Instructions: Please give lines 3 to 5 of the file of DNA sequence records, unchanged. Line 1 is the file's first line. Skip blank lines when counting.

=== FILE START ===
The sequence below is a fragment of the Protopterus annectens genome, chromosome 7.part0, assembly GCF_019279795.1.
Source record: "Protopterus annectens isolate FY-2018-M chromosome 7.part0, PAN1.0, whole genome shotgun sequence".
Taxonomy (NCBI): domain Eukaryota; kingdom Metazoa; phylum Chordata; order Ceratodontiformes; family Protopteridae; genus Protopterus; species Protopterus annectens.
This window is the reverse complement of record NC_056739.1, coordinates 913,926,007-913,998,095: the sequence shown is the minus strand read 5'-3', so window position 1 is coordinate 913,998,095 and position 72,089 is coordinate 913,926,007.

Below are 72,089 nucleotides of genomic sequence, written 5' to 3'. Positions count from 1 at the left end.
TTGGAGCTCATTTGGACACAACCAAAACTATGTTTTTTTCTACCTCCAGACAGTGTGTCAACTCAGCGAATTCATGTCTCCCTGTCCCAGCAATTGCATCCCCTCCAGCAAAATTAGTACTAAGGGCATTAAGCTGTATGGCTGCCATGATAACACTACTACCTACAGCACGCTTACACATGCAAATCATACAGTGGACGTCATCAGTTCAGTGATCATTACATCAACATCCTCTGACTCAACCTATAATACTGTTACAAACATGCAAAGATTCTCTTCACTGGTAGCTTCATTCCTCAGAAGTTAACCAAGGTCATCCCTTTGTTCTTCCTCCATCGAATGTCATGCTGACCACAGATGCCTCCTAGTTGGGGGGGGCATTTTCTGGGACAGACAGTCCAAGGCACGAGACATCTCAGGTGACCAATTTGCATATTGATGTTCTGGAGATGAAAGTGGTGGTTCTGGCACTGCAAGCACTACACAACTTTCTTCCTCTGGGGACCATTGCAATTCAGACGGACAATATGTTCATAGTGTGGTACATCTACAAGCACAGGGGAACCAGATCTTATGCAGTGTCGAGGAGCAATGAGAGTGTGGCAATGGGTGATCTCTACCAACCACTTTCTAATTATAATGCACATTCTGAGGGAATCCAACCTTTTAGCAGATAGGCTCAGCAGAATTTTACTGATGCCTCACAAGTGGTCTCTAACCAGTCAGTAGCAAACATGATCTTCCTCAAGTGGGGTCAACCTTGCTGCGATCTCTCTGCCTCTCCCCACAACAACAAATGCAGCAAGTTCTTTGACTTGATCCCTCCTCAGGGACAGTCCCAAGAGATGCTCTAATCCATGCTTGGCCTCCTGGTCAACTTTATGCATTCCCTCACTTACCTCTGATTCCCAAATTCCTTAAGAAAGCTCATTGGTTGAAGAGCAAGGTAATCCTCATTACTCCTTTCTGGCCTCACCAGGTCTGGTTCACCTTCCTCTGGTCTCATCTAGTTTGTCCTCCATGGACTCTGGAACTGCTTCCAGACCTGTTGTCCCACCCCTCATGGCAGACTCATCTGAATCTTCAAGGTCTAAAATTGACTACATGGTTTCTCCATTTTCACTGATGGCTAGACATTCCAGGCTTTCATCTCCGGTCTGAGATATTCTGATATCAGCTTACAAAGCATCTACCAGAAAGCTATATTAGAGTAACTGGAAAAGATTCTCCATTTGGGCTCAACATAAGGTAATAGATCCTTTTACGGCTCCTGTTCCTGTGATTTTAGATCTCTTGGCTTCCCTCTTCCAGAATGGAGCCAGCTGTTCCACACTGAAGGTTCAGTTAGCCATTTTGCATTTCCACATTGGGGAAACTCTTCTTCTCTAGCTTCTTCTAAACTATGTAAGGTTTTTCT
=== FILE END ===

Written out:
Taxonomy (NCBI): domain Eukaryota; kingdom Metazoa; phylum Chordata; order Ceratodontiformes; family Protopteridae; genus Protopterus; species Protopterus annectens.
This window is the reverse complement of record NC_056739.1, coordinates 913,926,007-913,998,095: the sequence shown is the minus strand read 5'-3', so window position 1 is coordinate 913,998,095 and position 72,089 is coordinate 913,926,007.

Below are 72,089 nucleotides of genomic sequence, written 5' to 3'. Positions count from 1 at the left end.